Regarding the VP “Debate”: Overall, Palin didn’t suck. Biden was good. Neither was very impressive. I would have liked to have seen a third party VP candidate up there to actually talk substance.
That said, why will no one acknowledge that the Federal Reserve is directly responsible for the financial meltdown?
The monetary supply was increased by the Federal Reserve and loaned that increase to firms on Wall Street at low interest rates. There was no call from the market for an increase, there was no market influence on the interest rate. Other than Ben Bernanke, can anyone name someone else on the Federal Reserve board? Can anyone remember voting for Bernanke to replace Greenspan? So, we have a board with no tangible oversight determining the monetary supply and interest rates.
With all this cheap money to be had, and with the nature of Wall Street to make money, it is only natural (good or bad is subjective) for the financial industry to take the money and do something with it. The cliche “kid in a candy store” is so fitting because we are seeing the tummy ache of too much candy. Do you blame the kid for getting the tummy ache? Sure, there has to be personal responsibility. The kid has to learn a lesson. But what about the parent who let the kid run wild in the store? If you gave a kid $500 and let them loose, don’t you think they’d most likely buy candy and not something more nutritious?
So the Wall Street folks took the artificially low-interest money and went nuts. How did the kid get the $500? It was given to him for essentially free. Now, what if the kid had had to work hard to earn $20, perhaps by mowing the lawn or some other chore. Wouldn’t they be more likely to purchase something of value instead of some candy? The same with Wall Street. Given sound money, investments would be more prudent, and investors would not be buying debt-backed investments at such ravenous rates.
The Federal Reserve is ultimately to blame for the mal-investments. By corrupting the free market with cheap money, investors binged on candy and now have a tummy ache. The bailout will be another handout, and another tummy ache (or worse) later down the road. Sure, those investors that lost their scruples will need to pay, to be hurt by the collapse. In that way, the market becomes stronger. If the Federal Reserve continues to inflate the money supply, we will see more bubbles (remember, this “housing” bubble was preceded by the tech bubble, which also was fed by artificially low interest rates).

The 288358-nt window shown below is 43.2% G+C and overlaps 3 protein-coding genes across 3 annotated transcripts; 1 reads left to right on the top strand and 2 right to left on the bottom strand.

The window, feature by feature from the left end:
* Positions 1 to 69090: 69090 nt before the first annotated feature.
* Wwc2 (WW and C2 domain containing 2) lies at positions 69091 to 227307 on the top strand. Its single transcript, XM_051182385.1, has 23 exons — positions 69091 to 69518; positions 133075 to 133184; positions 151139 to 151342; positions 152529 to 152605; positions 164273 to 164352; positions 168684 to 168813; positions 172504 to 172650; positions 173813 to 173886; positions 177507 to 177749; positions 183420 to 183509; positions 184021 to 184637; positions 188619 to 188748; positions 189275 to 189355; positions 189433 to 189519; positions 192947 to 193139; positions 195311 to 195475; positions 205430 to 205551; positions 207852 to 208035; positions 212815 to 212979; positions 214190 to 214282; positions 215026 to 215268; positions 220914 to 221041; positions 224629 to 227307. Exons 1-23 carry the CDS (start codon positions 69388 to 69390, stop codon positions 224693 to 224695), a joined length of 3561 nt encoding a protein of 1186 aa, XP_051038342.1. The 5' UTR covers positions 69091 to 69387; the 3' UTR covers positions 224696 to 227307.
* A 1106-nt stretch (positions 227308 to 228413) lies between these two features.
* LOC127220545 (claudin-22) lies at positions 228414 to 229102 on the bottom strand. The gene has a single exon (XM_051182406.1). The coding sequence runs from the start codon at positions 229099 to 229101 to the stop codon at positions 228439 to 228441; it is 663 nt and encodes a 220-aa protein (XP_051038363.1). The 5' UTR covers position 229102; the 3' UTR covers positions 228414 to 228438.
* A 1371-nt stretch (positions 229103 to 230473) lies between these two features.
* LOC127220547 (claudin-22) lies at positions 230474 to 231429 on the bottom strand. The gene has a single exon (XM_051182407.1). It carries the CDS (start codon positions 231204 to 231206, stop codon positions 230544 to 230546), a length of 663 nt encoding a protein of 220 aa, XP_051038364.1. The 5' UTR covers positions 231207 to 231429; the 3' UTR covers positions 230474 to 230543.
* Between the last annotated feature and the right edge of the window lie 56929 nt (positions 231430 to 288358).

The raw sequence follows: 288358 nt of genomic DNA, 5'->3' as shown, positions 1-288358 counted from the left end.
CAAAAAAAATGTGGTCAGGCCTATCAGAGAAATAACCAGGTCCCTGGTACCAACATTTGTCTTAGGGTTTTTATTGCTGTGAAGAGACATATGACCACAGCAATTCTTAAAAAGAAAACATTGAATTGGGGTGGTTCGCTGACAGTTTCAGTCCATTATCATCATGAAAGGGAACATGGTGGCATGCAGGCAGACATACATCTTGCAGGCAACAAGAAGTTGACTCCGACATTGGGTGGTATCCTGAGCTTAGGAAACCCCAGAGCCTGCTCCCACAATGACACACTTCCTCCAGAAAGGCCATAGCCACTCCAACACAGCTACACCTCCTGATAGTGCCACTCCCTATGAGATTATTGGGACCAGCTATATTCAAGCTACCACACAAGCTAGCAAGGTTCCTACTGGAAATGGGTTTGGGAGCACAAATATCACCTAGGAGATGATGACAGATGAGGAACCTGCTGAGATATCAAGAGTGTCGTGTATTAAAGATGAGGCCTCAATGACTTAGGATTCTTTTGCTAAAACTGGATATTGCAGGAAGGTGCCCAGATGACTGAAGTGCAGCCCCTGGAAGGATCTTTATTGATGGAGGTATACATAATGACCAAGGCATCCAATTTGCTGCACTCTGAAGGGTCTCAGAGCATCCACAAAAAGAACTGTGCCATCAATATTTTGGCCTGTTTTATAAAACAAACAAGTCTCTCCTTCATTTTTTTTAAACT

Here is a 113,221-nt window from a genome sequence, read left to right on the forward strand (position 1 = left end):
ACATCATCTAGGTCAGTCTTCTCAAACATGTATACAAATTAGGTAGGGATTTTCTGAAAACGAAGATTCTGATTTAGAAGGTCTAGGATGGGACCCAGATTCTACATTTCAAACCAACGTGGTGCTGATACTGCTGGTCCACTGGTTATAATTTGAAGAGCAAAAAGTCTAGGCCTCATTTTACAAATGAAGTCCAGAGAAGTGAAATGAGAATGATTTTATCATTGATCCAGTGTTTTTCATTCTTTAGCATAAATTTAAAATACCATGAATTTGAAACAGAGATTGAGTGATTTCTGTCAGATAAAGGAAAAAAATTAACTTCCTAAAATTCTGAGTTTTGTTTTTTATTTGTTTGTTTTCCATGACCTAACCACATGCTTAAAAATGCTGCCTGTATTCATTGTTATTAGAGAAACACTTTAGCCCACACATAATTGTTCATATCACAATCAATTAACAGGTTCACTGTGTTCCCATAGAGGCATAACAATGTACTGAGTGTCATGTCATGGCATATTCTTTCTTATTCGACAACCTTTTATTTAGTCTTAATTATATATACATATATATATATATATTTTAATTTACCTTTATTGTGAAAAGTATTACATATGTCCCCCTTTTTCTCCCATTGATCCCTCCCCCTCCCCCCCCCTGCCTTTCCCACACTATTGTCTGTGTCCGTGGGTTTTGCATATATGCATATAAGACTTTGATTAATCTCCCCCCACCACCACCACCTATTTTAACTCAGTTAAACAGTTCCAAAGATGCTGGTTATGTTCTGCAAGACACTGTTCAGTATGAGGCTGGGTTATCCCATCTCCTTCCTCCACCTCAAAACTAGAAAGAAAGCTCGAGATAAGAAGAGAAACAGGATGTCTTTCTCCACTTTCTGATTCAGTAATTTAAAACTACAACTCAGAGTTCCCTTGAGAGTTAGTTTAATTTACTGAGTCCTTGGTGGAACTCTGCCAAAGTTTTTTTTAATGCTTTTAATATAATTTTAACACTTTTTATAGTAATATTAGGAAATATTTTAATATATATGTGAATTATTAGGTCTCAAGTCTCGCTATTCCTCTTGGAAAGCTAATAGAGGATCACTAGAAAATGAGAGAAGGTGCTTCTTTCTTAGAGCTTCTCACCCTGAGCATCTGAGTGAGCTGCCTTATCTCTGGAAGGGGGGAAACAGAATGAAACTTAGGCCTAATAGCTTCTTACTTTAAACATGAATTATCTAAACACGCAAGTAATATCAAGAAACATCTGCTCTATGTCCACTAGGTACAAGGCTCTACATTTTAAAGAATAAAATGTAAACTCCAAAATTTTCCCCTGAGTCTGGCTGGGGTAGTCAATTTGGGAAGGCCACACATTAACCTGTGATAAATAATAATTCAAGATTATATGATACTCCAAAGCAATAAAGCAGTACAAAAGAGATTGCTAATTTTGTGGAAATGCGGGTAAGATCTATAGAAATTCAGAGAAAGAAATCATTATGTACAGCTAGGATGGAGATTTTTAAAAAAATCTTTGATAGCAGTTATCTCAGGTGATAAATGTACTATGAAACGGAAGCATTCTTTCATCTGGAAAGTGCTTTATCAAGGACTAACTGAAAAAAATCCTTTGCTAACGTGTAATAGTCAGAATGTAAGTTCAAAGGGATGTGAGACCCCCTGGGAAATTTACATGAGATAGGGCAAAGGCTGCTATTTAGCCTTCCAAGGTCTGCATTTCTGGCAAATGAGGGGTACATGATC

Let’s take a look at some other numbers.
The 2008 fiscal year ended Sept 30th. On that day, the Federal Debt was $10,024,724,896,912.49. $10 trillion dollars. In 1913, when the Federal Reserve was spawned into being, the Federal Debt was $2.916 billion. Almost a 3,500 times increase.
The national debt grew by $1,017.1 billion this year (2008), the first time the debt has grown by over $1 trillion dollars. The rancid cherry is that since Sept. 15th of this year, the debt increased $390.6 billion. In 15 days! 40% of the year’s debt in 15 days? Sounds like Sec. Paulson and Bernanke have assured the next few generations an uphill battle to solvency.
The $700 billion bailout will not stem the tide. It will not turn the ship. It will do nothing but exacerbate the problem. The silver lining, so far, is that the citizens of this country pressured the House enough to get a ‘No’ vote on the initial bailout bill. The Senate has passed a turd of a bill that includes the $700 billion bailout, as well as over $150 billion in tax breaks. So they want to take $700 billion and remove another $150 billion from the tax revenue. Doesn’t that seem odd? Anyway, if Americans are ever to take their country back, a doubling, tripling, even a quadrupling of efforts is needed to ensure the bill does not pass the House.
Now, there are those Congressmen that know the bailout is bad news for the taxpayer, but they can’t get help but feel like they need to do something. Here’s how you can help them do something. When you call, fax, and email them, everyday, you can mention that they should support three bills: HR 2755 (Federal Reserve Board Abolition Act), HR 2756 (Honest Money Act), and HR 4683 (Free Competition in Currency Act). These three bills will help the economy recover in a more timely manner and with more lasting changes that will discourage this scenario from playing out again.
To those Congressmen that voted ‘yes’ on the initial bailout, they must reverse their votes or else be run out of town. To those that voted ‘no’ initially, encourage them, thank them, and require them to stay true to that ‘no’ vote.